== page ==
Image credit: The Straits Times
The Chivalry of Scientific Research
Scientific research exists as long as science does. For centuries people around the world were making an effort to help us better understand everything that is happening around us and to ensure the progress of humanity. Unfortunately, not always the goals are as pure and noble. Greed or thirst for fame leads to lower research standards or misleading results. This is the reason Research Integrity has become one of the most important topics in the scientific world.
The Role of Trust
Science has always had an immense impact on human life. This is the reason Trust is probably one of the most important things each scientist needs to build. They need to be trusted both by their fellow researchers, who might use the results of their research to build on and by the general population who still sometimes looks at science with superstition. This is the reason Research Misconduct needs to be opposed everywhere and at all costs. The so-called FFP: Fabrication of data - or making up results; Falsification of Data - or manipulating results and Plagiarism - appropriation of other people's ideas without giving due credit, can be rooted out only when people always adhere to certain principles. There have been many attempts for their codification, but the US National Institute of Health probably summarizes them the best in their Policy & Compliance guidelines in 4 words: Honesty, Accuracy, Efficiency, and Objectivity.
The Singapore Statement
During the second World Conference on Research Integrity in 2010, representatives of 51 countries took an important step towards making Research Integrity a global scientific principle by drafting the Singapore Statement, which clearly states 14 responsibilities that each person conducting research should consider:
1. Integrity: Researchers should take responsibility for the trustworthiness of their research. 2. Adherence to Regulations:
Researchers should be aware of and adhere to regulations and policies related to research.
3. Research Methods: Researchers should employ appropriate research methods, base conclusions on critical analysis of the evidence, and report findings and interpretations fully and objectively.
4. Research Records: Researchers should keep clear, accurate records of all research in ways that will allow verification and replication of their work by others.
5. Research Findings: Researchers should share data and findings openly and promptly, as soon as they have had an opportunity to establish priority and ownership claims.
6. Authorship: Researchers should take responsibility for their contributions to all publications, funding applications, reports, and other representations of their research. Lists of authors should include all those and only those who meet applicable authorship criteria.
Image credit: UMass Lowell
7. Publication Acknowledgement: Researchers should acknowledge in publications the names and roles of those who made significant contributions to the research, including writers, funders, sponsors, and others, but do not meet authorship criteria.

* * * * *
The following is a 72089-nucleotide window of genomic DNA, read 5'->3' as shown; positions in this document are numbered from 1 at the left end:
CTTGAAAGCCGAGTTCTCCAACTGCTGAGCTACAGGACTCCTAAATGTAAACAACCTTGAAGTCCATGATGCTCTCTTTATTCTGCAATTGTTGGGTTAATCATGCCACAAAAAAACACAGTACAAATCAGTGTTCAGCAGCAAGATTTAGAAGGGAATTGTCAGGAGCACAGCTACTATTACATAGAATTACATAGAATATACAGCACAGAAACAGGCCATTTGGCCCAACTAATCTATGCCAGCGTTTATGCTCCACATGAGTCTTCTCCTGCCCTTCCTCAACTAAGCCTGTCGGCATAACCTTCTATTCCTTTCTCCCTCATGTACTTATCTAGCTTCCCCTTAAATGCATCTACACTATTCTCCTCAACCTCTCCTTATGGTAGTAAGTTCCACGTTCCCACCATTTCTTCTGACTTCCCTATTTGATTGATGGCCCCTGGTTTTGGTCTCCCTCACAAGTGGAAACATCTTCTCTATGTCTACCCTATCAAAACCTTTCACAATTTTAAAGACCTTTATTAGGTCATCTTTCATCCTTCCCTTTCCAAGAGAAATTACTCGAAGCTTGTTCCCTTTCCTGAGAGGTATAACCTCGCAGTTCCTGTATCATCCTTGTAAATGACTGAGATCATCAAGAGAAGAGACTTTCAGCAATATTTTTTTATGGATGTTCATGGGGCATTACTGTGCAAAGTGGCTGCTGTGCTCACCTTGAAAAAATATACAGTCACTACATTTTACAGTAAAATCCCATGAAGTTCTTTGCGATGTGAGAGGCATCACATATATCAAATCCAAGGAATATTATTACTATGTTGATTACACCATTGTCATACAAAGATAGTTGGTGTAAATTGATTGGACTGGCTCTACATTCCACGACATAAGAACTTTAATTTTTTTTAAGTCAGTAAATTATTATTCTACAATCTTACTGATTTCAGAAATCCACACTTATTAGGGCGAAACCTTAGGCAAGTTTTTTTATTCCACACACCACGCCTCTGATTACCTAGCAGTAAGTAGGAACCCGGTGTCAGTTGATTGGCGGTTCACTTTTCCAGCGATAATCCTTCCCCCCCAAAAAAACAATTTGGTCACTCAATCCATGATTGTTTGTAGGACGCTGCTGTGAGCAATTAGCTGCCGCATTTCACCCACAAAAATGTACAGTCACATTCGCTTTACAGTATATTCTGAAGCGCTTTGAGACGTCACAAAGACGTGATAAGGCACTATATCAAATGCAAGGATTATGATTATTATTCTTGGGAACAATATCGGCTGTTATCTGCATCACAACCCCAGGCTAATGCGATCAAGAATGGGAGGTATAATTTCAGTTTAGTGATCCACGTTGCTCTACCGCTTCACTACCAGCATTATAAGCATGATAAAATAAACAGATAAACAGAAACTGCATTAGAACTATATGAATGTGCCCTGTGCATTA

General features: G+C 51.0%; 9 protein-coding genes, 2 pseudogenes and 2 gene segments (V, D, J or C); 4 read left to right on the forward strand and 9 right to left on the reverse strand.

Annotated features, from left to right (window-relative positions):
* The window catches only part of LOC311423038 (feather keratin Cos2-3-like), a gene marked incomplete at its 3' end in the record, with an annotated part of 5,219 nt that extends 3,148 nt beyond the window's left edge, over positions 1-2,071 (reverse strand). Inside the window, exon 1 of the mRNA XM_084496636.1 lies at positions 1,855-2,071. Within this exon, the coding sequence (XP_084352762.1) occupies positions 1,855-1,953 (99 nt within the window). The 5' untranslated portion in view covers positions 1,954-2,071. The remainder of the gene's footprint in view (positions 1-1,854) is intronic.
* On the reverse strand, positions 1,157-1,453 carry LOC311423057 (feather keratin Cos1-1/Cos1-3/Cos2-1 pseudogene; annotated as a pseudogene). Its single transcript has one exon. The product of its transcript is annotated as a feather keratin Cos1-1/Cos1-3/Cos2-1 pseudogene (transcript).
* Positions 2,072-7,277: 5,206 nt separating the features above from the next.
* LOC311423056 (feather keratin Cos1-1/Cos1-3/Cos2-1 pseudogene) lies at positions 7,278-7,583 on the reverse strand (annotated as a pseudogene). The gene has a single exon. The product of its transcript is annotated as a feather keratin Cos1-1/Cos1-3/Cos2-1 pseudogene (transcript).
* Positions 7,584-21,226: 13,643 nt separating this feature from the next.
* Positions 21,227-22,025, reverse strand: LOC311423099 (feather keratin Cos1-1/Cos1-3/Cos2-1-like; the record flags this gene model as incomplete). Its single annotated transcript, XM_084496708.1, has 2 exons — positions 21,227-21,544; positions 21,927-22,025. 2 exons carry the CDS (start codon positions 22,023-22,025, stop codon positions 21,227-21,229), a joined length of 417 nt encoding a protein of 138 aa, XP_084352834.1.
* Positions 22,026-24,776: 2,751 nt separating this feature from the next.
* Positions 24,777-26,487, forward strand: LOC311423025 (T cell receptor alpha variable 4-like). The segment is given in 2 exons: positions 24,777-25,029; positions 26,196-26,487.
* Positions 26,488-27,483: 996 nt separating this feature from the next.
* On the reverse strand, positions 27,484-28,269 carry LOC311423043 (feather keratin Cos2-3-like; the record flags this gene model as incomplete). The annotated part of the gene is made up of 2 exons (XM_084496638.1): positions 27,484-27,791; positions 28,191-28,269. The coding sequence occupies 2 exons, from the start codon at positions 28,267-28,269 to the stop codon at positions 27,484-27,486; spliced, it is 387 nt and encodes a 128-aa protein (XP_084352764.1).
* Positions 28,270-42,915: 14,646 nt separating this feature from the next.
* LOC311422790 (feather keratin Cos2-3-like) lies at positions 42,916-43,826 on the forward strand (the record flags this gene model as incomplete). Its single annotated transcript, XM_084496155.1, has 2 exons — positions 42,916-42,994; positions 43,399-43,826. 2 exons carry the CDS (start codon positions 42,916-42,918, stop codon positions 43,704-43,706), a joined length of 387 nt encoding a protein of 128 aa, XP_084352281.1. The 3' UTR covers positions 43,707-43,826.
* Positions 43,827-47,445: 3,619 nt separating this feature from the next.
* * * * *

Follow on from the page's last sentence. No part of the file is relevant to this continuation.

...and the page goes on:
8. Peer Review: Researchers should provide fair, prompt, and rigorous evaluations and respect confidentiality when reviewing others' work.
9. Conflict of Interest: Researchers should disclose financial and other conflicts of interest that could compromise the trustworthiness of their work in research proposals, publications, and public communications as well as in all review activities.
10. Public Communication: Researchers should limit professional comments to their recognized expertise when engaged in public discussions about the application and importance of research findings and clearly distinguish professional comments from opinions based on personal views.
11. Reporting Irresponsible Research Practices: Researchers should report to the appropriate authorities any suspected research misconduct, including fabrication, falsification or plagiarism, and other irresponsible research practices that undermine the trustworthiness of research, such as carelessness, improperly listing authors, failing to report conflicting data or the use of misleading analytical methods.
12. Responding to Irresponsible Research Practices: Research institutions, as well as journals, professional organizations, and agencies that have commitments to research, should have procedures for responding to allegations of misconduct and other irresponsible research practices and for protecting those who report such behavior in good faith. When misconduct or other irresponsible research practice is confirmed, appropriate actions should be taken promptly, including correcting the research record.
13. Research Environments: Research institutions should create and sustain environments that encourage integrity through education, clear policies, and reasonable standards for advancement while fostering work environments that support research integrity.
14. Societal Considerations: Researchers and research institutions should recognize that they have an ethical obligation to weigh societal benefits against risks inherent in their work